To learn effectively we should spend enough time to let new information soak into our memory before we move on. Every cognitive process requires time and effort if we want to remember something for the long run. We need to give a meaning to new information based on our current knowledge. How does this new thing connect with what we already know? How does this new thing build upon our current knowledge structure? Why is it important? Is it valid according to existing knowledge? Does it change anything in our current structure?
To encode new information make associations, find examples/counterexamples, use your imagination to think of an analogy or a pattern.
Are you learning a foreign language? Form examples with the new vocabulary. Think of words that sound or look similar to new words. Can you remember any synonyms? Any antonyms? Close your eyes and visualise yourself using new words in a real life scenario with a native speaker.
Have you just learned a new mathematical formula? Solve a couple of problems with this formula. Are there any exceptions? Can you derive the formula on your own on a blank piece of paper? Can you explain to your parents what’s the purpose of this formula? Why do we need it? Explain this formula to someone that doesn’t know anything about mathematics. Why is this formula consistent with other formulas that you already know?
Let’s say that you are reading about the European Union. The moment I am writing this article the number of EU states is 28 whereas the number of Eurozone states is 19. How can you remember these two numbers? Look at them for 5 seconds. Can you relate these two numbers somehow? I am sure you have already come up with an idea. For example, 1 + 1 = 2 and 9 – 1 = 8. Or just focus on 19 and add the last digit to 19 to make 28. This simple quick observation costs 5 seconds but it can lock these two numbers in your memory making it hard to forget. Oh, and before I move on, I just wanted to let you know that Alexander Fleming discovered the penicillin in 1928.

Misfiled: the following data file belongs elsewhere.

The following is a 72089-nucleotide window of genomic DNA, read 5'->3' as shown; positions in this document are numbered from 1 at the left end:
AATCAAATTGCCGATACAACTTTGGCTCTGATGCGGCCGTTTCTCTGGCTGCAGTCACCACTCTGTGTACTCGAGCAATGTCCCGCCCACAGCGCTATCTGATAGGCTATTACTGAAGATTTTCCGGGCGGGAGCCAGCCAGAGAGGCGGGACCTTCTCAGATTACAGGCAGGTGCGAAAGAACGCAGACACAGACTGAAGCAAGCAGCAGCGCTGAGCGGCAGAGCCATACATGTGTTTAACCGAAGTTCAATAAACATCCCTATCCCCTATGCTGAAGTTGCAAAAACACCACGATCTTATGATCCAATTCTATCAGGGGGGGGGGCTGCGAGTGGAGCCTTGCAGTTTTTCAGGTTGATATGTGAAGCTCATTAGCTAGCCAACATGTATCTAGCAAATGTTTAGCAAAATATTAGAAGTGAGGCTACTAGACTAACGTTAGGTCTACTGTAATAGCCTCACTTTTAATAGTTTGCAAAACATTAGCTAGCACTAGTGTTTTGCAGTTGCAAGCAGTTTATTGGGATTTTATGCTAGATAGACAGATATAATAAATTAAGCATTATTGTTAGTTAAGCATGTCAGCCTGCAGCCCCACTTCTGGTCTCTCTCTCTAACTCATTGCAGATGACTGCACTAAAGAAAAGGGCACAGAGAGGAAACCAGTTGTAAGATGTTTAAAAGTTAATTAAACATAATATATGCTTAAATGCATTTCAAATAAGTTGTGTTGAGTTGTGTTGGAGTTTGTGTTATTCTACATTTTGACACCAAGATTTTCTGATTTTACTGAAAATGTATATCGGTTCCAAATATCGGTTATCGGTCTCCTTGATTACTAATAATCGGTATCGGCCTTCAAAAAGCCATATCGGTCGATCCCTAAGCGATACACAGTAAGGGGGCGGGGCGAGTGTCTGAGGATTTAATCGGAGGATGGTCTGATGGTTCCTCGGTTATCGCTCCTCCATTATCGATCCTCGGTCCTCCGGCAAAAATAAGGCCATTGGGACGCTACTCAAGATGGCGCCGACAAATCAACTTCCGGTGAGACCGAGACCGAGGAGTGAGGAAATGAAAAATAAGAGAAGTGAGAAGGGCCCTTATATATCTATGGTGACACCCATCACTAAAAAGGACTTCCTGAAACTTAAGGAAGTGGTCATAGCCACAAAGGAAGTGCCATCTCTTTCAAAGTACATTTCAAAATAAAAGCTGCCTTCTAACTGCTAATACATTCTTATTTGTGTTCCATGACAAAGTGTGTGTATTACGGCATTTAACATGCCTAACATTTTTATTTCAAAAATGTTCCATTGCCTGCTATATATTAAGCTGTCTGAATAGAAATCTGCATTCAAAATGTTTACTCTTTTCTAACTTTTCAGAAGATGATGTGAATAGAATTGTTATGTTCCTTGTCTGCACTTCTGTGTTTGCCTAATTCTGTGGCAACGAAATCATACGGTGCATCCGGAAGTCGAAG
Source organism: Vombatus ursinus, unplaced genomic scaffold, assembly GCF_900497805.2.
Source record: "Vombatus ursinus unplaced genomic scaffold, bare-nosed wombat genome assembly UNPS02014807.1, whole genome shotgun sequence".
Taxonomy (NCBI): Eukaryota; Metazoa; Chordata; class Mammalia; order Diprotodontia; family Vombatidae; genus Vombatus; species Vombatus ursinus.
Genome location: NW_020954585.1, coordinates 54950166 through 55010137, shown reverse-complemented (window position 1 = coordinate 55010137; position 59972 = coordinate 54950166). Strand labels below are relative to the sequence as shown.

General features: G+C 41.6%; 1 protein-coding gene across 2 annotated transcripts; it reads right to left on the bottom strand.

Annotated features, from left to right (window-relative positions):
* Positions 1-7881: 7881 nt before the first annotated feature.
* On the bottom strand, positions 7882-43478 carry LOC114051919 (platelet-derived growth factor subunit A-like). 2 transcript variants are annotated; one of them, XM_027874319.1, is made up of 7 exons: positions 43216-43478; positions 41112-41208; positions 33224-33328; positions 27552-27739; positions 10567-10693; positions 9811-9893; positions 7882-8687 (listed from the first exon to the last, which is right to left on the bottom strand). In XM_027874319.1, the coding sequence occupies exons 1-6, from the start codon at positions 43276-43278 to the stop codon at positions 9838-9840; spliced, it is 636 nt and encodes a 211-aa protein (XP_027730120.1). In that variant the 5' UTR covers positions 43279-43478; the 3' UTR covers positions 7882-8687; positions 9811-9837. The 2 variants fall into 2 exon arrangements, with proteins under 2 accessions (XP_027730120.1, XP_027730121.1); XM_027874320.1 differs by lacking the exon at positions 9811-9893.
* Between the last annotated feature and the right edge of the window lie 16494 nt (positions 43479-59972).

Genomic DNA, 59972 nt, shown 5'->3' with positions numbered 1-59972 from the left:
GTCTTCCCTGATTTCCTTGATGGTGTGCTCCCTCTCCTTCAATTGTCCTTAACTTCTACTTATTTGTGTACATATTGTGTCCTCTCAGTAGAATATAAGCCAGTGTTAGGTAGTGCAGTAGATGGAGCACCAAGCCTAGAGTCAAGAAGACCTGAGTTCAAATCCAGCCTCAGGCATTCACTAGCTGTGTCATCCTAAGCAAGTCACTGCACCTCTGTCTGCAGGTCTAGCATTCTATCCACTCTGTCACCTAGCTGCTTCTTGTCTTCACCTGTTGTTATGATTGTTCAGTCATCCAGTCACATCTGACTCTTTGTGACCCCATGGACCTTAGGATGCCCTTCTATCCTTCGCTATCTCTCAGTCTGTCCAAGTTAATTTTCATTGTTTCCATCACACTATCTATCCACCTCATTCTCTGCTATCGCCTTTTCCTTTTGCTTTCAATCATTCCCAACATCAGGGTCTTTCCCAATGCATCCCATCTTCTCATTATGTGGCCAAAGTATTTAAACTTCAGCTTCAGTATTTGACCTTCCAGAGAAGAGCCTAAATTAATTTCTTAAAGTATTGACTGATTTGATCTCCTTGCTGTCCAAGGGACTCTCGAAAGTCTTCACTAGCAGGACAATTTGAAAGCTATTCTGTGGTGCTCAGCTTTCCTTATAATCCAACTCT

Now who starts a learning session with a blank piece of paper? Almost no one. Most of us open our books or notes and start reading. And after we read, we reread and reread and reread. Big mistake. What will help you to learn effectively is not rereading but self-testing. What can you remember from the last time? Recall first! Rack your brains! Look up in the ceiling until you bring something to the surface! Do you think this is a waste of time? No, it’s not. It’s the only way to build strong memories. The more you struggle to remember something the stronger roots it will grow in your memory. If you didn’t manage to recall it, encode it better. How can you secure it better in your memory? Recall it again after a couple of days. Target it again!
Flashcards is a great way to practice recall. Use traditional flash cards or electronic ones. Anki is a great software to make electronic flash cards. Use flash cards for anything you are trying to learn: language vocabulary, historical events, medicine, anything.
When you take notes, use the Cornell notetaking system. Divide the sheet into two columns. Take notes on the right column and use the left column for the corresponding questions. When you review your notes cover the right column with your hand and try to answer the questions on the left column. Confirm. Did you get it correct? Leave space in your notes so you can use it while you practice recall. If you didn’t get something correct add comments, encode it better, add supporting information, draw an “attention” sign. Always start reviewing your notes with self-testing. Make it hard as you are being tested every time you review your notes.
Tell me now how many courses and books are out there that promise they can teach you a language or anything in 7 days? Infinite. Correct. Is it possible? Have you learned a language in 7 days? Do you know anyone that has? If you do, please let me know because I want to meet that person.